By Huffington Post
Scientists have taken a big step in better understanding how Type 1 diabetes wreaks havoc on the body, which could lead to novel ways to both treat and prevent the disease.
It was previously known that the chronic autoimmune disease involves the immune system attacking four molecules, called autoantigens, in the pancreas. However, diabetes experts have long speculated that a fifth molecule must also be under attack but they hadn’t been able to identify it until now.
Researchers in the U.K. and Italy have discovered the fifth and final molecule, called tetraspanin-7. Their work could improve diabetes prediction and treatment, said Dr. Michael Christie, the reader in biomedical sciences at the University of Lincoln in England who led the research.
“The discovery that tetraspanin-7 is a major target of immunity in diabetes now provides us with a complete picture of what the immune system recognizes in individual patients, will assist in identifying individuals at risk through detection of antibodies to the protein and will allow the development of procedures to block the tetraspanin-7 immune response as part of a strategy to prevent the disease,” Christie told The Huffington Post on Monday.
Diabetes is characterized by high levels of sugar in the blood. For people with Type 1 diabetes about 1.25 million children and adults in the U.S., according to the American Diabetes Association this is because the body fails to produce any or enough insulin, a hormone that helps to take sugar from the blood to other parts of the body.
The disease is currently treated with insulin injections. Children who develop Type 1 diabetes must inject insulin several times a day for the rest of their lives and constantly monitor their blood glucose. Yet they’re still at risk of experiencing complications affecting their eyes, feet, circulation or nervous system, Christie said.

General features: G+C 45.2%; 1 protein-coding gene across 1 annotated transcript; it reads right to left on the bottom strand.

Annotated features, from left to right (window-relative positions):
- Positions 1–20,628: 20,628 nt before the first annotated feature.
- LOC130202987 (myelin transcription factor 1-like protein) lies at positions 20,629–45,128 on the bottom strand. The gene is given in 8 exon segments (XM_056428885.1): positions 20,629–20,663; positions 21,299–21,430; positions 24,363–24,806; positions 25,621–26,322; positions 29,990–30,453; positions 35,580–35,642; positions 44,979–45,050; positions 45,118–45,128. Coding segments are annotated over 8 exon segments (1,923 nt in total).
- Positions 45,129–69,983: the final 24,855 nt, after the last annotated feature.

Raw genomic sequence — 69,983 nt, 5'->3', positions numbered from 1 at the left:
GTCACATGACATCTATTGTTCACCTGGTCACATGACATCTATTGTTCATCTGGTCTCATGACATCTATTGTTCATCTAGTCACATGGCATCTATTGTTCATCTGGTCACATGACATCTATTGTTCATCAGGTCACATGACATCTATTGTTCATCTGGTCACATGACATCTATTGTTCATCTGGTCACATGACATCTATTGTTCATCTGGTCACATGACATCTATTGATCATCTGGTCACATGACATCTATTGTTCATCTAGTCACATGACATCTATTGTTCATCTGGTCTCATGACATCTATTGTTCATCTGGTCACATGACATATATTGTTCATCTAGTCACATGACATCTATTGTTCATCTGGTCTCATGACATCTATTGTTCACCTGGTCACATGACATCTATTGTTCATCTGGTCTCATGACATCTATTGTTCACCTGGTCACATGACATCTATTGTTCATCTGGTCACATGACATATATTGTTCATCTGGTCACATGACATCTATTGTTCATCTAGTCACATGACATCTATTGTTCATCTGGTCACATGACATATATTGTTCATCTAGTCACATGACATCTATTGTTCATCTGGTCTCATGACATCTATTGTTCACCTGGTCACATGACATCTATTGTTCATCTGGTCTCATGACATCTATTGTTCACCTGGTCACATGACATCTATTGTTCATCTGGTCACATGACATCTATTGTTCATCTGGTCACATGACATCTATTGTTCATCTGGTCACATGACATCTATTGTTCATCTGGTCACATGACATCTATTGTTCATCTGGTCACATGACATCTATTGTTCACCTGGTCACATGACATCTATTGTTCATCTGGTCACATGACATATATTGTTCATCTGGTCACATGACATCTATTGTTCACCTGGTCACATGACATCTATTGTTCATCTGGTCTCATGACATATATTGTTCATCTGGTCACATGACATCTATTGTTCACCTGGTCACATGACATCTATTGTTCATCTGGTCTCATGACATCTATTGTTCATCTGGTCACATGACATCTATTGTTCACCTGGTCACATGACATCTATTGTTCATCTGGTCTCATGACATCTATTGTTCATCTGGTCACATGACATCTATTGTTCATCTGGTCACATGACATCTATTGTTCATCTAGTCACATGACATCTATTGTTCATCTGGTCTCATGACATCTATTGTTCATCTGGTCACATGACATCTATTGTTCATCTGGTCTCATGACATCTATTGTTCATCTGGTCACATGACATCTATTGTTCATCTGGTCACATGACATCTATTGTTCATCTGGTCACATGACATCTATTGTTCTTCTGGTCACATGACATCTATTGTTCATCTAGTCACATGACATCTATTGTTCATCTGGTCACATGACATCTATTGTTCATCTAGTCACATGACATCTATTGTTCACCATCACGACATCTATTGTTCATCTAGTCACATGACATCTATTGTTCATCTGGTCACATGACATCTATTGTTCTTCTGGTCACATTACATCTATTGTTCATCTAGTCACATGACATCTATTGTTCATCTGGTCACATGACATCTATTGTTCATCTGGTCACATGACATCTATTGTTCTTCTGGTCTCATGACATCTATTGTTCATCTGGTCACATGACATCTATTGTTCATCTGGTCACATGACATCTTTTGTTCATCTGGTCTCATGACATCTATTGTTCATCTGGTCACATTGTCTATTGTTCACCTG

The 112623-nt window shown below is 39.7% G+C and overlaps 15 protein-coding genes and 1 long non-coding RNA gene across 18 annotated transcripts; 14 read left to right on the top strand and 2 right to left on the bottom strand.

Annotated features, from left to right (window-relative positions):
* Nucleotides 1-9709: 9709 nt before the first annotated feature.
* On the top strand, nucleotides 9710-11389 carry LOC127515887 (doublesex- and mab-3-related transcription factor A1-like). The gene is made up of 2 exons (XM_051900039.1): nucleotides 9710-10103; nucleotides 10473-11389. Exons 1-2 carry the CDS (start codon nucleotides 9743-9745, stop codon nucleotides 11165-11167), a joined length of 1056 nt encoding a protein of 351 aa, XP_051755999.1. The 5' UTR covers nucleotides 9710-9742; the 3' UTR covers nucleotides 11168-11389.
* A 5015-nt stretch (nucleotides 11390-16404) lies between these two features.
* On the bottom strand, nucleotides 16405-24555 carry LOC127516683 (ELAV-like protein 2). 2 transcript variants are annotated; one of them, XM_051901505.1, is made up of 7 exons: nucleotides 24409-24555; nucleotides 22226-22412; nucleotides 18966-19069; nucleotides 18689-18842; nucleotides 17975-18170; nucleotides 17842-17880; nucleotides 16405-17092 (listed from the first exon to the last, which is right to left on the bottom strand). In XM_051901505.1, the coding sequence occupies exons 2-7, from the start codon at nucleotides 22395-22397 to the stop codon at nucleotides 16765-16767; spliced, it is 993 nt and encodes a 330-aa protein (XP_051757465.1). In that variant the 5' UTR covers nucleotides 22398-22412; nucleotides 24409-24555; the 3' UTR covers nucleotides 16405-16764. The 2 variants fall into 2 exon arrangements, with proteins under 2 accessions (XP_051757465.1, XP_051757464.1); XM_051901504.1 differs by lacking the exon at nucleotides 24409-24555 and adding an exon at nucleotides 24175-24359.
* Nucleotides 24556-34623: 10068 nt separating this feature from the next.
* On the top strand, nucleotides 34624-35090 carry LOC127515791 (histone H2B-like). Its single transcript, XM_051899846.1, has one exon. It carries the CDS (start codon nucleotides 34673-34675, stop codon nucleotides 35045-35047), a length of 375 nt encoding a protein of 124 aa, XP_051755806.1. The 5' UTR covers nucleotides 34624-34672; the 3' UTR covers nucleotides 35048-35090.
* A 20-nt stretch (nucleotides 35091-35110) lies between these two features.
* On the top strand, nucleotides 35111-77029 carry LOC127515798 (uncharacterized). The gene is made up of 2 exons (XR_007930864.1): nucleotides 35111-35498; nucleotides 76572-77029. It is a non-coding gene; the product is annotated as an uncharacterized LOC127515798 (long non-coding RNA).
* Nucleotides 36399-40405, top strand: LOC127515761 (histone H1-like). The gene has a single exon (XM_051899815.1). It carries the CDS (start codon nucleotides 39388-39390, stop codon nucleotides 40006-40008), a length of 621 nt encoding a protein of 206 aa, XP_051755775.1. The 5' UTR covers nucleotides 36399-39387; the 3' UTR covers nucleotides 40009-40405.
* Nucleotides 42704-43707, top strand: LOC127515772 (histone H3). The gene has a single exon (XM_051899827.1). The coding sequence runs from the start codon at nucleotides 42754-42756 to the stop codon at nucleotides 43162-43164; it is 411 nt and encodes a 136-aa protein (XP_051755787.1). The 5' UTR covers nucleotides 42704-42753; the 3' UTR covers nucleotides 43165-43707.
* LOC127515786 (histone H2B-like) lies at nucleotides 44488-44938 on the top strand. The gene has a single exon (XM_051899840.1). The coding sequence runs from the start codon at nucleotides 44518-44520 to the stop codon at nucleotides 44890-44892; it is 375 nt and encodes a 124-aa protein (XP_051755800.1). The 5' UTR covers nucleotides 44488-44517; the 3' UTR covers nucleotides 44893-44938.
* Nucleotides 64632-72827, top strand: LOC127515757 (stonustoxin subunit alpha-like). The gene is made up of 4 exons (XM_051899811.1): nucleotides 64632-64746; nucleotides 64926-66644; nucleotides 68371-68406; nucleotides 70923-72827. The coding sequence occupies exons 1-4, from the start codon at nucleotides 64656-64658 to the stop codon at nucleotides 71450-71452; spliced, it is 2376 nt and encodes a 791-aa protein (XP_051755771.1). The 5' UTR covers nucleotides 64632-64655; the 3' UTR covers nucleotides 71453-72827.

People with Type 1 diabetes tend to have antibodies in their blood that are specifically linked to each of the molecules that are attacked by the immune system. Tests that identify who might be at risk of developing Type 1 diabetes detect these antibodies the greater the number of different antibodies found, the higher the risk may be.
For the research, published last month in the journal Diabetes, scientists analyzed blood samples from patients with Type 1 diabetes, and used the antibodies linked to tetraspanin-7 to identify the molecule. They also collected some previous data on the properties of the molecule.
When the researchers were able to bind patients’ antibodies to tetraspanin-7, they knew they had made a groundbreaking discovery.
“We were surprised that we were finally able to discover the identity of the target of antibodies in Type 1 diabetes after such a long period, with many groups worldwide on the hunt for it during this time,” Christie said. “We almost gave up at one stage our initial test for binding of patients’ antibodies to tetraspanin-7 was negative! but we then realized that perhaps the test we were using was flawed, so we tried a different approach which worked nicely.”
The researchers concluded that the five major targets of the immune system’s response in Type 1 diabetes are insulin, an enzyme called Glutamate decarboxylase, the proteins IA-2 and Zinc transporter-8, and of course tetraspanin-7.
The more technically named molecules are largely involved in the secreting or storing of insulin, BBC News reported.
The research can be used to better identify people at risk of Type 1 diabetes and later inform the crucial development of therapies, Dr. Emily Burns of Diabetes UK, the charity that co-funded the study with the Society for Endocrinology, said in a statement.
“In order to prevent Type 1 diabetes, we need to fully understand how the immune response that damages insulin-producing cells develops in the first place,” she said. “Dr. Christie’s impressive research is helping us to do just that.”